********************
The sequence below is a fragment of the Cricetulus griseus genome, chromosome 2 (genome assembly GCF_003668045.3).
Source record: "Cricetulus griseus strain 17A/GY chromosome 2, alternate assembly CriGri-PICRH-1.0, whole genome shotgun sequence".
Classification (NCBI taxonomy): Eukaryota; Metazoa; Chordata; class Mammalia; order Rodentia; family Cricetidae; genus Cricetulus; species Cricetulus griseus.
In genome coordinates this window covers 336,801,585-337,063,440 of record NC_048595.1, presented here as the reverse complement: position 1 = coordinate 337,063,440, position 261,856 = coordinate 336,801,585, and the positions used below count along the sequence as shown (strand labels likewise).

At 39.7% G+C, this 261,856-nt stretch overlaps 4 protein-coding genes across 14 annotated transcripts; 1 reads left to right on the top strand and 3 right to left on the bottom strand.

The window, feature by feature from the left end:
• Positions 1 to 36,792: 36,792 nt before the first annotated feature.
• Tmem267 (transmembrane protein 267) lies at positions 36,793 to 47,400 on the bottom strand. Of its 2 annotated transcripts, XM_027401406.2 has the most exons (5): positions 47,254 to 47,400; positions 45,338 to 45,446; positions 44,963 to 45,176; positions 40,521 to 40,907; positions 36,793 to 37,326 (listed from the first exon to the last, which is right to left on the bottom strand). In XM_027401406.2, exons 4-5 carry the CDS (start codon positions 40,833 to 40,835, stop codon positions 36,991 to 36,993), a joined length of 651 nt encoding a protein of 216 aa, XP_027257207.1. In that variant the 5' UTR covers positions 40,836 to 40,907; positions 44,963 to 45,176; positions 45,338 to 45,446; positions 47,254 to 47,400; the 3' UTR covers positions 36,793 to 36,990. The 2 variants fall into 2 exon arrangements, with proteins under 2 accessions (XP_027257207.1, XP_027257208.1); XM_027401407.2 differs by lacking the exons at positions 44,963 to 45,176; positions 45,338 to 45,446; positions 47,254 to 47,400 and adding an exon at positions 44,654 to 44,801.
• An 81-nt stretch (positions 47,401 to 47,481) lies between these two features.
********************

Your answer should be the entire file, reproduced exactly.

The sequence below is a fragment of the Cricetulus griseus genome, chromosome 2 (genome assembly GCF_003668045.3).
Source record: "Cricetulus griseus strain 17A/GY chromosome 2, alternate assembly CriGri-PICRH-1.0, whole genome shotgun sequence".
Classification (NCBI taxonomy): Eukaryota; Metazoa; Chordata; class Mammalia; order Rodentia; family Cricetidae; genus Cricetulus; species Cricetulus griseus.
In genome coordinates this window covers 336,801,585-337,063,440 of record NC_048595.1, presented here as the reverse complement: position 1 = coordinate 337,063,440, position 261,856 = coordinate 336,801,585, and the positions used below count along the sequence as shown (strand labels likewise).

At 39.7% G+C, this 261,856-nt stretch overlaps 4 protein-coding genes across 14 annotated transcripts; 1 reads left to right on the top strand and 3 right to left on the bottom strand.

The window, feature by feature from the left end:
• Positions 1 to 36,792: 36,792 nt before the first annotated feature.
• Tmem267 (transmembrane protein 267) lies at positions 36,793 to 47,400 on the bottom strand. Of its 2 annotated transcripts, XM_027401406.2 has the most exons (5): positions 47,254 to 47,400; positions 45,338 to 45,446; positions 44,963 to 45,176; positions 40,521 to 40,907; positions 36,793 to 37,326 (listed from the first exon to the last, which is right to left on the bottom strand). In XM_027401406.2, exons 4-5 carry the CDS (start codon positions 40,833 to 40,835, stop codon positions 36,991 to 36,993), a joined length of 651 nt encoding a protein of 216 aa, XP_027257207.1. In that variant the 5' UTR covers positions 40,836 to 40,907; positions 44,963 to 45,176; positions 45,338 to 45,446; positions 47,254 to 47,400; the 3' UTR covers positions 36,793 to 36,990. The 2 variants fall into 2 exon arrangements, with proteins under 2 accessions (XP_027257207.1, XP_027257208.1); XM_027401407.2 differs by lacking the exons at positions 44,963 to 45,176; positions 45,338 to 45,446; positions 47,254 to 47,400 and adding an exon at positions 44,654 to 44,801.
• An 81-nt stretch (positions 47,401 to 47,481) lies between these two features.